She willed it so. She envisioned him beside her there. She called his name. She conjured a gem of power to manifest within her tight-closed fist.

The gem she summoned yet existed— somewhere. Her enemies had not destroyed that shard of eternal strength; only cast it far away from its accustomed place in her hand. So it would come to her, because she willed it.

She called the shard. She called the man. She called her power. And above her head, clouds scudded across the morning sun.

In her mind’s eye, she saw the meadow’s end, where the last moat that ringed the city gave way to unhallowed ground.

And there she swore she heard a cry of delight, a tinkling laugh, and then another. But still she kept her eyes shut. Still she willed the shard of power to come to her. Still she held her outstretched fist before her.

And then she felt it: first, a sensation of spinning, as if she and the clouds and the sun were whirling while the earth stood still. Then came a prickling, a burning in her groin that welled up and out, into her extremities and into her head.

At last she felt coldness in her fist.

Only when she felt that cold did Roxane open her eyes.

Above her head, the sky was bright but white, completely overcast, giving the land a surreal quality and stealing every shadow from the meadow.

Her fist too seemed white as snow. She opened it.

There, in her palm, glittered a cold and tiny stone, hardly more than a blue pebble, too small to make a decent ring, barely enough for an earring.

But in her palm, there it rested: a smidgen of the jewel of power; a fragment of the shard which had belonged to the greatest archmage of them all. Dominion over all the beasts of the field and the laws which they obeyed long had been the prize of any who possessed it.

Now, in her sorely diminished state, even a pebble of power could be enough . . .

She nearly cried out in delight. She shook her head and raised her face to the sky, as if to a mirror. And she smiled, conjuring all the beauty she’d once possessed.

Full of triumph, about to return to her bower to rest, she heard that laugh again.

This time, Roxane looked down into the meadow. And there she saw not her beloved Nikodemos, but a child and a woman playing amidst the clover.

A child and a woman: what an opportunity they presented. She mustn’t worry who they might be; mustn’t be disappointed if they were simple travelers, or city folk taking a stroll.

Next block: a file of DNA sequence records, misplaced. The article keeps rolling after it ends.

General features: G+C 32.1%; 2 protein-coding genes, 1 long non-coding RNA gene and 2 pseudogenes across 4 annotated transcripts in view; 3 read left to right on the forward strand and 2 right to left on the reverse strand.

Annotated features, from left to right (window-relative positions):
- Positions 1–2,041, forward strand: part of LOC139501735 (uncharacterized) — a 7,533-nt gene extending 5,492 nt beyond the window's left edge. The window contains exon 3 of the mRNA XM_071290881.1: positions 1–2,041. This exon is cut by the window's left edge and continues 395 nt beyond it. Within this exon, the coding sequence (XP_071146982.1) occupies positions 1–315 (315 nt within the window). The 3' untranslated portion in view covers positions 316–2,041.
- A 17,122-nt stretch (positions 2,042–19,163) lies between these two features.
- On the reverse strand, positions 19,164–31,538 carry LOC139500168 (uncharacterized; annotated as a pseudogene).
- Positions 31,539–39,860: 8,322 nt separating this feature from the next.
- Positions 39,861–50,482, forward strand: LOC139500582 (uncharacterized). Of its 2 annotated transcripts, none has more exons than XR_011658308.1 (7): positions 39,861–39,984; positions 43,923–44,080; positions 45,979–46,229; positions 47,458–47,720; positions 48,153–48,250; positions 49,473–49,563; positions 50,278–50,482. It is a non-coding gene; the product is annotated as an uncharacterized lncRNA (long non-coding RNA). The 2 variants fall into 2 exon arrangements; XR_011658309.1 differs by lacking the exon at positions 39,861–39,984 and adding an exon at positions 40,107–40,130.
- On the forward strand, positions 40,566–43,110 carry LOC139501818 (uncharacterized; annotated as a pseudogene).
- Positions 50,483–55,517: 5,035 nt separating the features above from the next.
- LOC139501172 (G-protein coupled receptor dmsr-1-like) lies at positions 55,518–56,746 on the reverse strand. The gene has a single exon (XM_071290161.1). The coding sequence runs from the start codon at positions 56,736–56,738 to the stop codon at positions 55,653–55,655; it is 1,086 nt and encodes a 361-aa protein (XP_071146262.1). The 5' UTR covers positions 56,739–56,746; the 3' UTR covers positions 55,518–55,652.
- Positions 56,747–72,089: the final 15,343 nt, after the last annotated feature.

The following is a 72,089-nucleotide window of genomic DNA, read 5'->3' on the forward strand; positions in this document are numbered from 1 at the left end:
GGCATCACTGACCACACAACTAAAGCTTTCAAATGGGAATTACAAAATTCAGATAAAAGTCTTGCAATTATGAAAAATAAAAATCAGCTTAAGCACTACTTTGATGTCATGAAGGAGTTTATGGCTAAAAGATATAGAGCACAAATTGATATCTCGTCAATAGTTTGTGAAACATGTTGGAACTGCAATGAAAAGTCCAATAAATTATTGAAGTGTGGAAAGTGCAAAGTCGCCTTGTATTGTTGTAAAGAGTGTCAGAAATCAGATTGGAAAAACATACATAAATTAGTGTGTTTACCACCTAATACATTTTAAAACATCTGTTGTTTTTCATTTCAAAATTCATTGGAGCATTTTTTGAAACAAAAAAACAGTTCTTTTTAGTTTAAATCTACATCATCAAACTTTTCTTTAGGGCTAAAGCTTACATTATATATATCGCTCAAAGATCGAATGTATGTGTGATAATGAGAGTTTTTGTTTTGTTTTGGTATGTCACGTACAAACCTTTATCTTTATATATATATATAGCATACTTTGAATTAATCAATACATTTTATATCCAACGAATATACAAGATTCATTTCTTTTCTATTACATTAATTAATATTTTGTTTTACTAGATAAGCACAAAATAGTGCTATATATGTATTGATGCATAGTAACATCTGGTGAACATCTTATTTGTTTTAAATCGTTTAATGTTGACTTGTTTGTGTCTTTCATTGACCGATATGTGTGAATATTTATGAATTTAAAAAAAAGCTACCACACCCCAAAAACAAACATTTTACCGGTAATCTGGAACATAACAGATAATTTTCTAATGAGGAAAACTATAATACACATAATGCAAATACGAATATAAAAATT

But her heart knew that these were more than vulgar folk as she scurried into her bower, seeking her rags.

Rags were not the attire best suited to such meetings, but Roxane would waste no power on vanity.

Before heading down the slope, she paused only long enough to drop the pebble into the rabbit-fur pouch she’d made for amulets and tie the pouch around her neck.

Surely, whomever her passion had summoned to the meadow wouldn’t care if she did not look her best.

She still limped a bit, favoring her right side. A white streak like a lightning bolt yet showed in her raven hair. But down she hobbled, not standing straight or switching her hips. Let these see how time had ravaged her. She’d been the last sight of too many mortal fools to let appearances stop her.

The fires of hell and her own determination had scourged all vanity from her flesh.

When all is lost, one merely begins again. With her eyes fixed firmly on her prey, Roxane hitched her way painfully downslope.

The curly-haired boy saw her first and said, “Look, Nanny, a witch!” The brat must have been four or five. Children always saw the truth. Because of this, they were far more dangerous than adults— and more nutritious to a famished soul such as hers.

“Hush, don’t say such things, dear,” said the nanny, who had golden hair and a comely form and a dress that soon would replace Roxane’s rags. “It’s merely an unfortunate beggar woman. It’s good luck to give alms to the poor, dear.”

The blonde woman raised a hand and waved to Roxane and smiled.

Then, bending down over a wicker basket, the nanny said, “Here, Prince, take the unfortunate woman one of these rolls and a bit of this cheese. It’s important for royalty such as you, Highness, to learn charity and compassion. Run along, now.”

Roxane was sure she’d never had a better day. Didn’t these foolish city folk realize that, beyond their walls, evil reigned? Hadn’t they learned not to trust in humanity? Didn’t they know enough to fear strangers, and all who had less than they?

“Here’s a treat for you, Madame,” called the nanny, as the child came scampering Roxane’s way, dressed in wide-eyed innocence and silk.

Roxane nearly hesitated. Might this be a trick? It seemed too easy. She cast a glance at the city. Was some archmage in there, trying to trap her while she yet was weak? But no, this was the city, the city of knowledge and wonder at the edge of time, which surely had cleansed itself of all evil long before Roxane came.

And the boy, upon reaching Roxane, held out a perfect hand to her, grinning. “Madam Beggar, here are your alms.” Baby teeth gleamed.

Roxane took the crusty bread and the creamy wedge of cheese and then let them fall, holding tight to the child’s hand instead.

“What’s your name, little one?” she asked.

The boy said, “Prince Nino, son of Queen Tabet and her consort, Nikodemos—”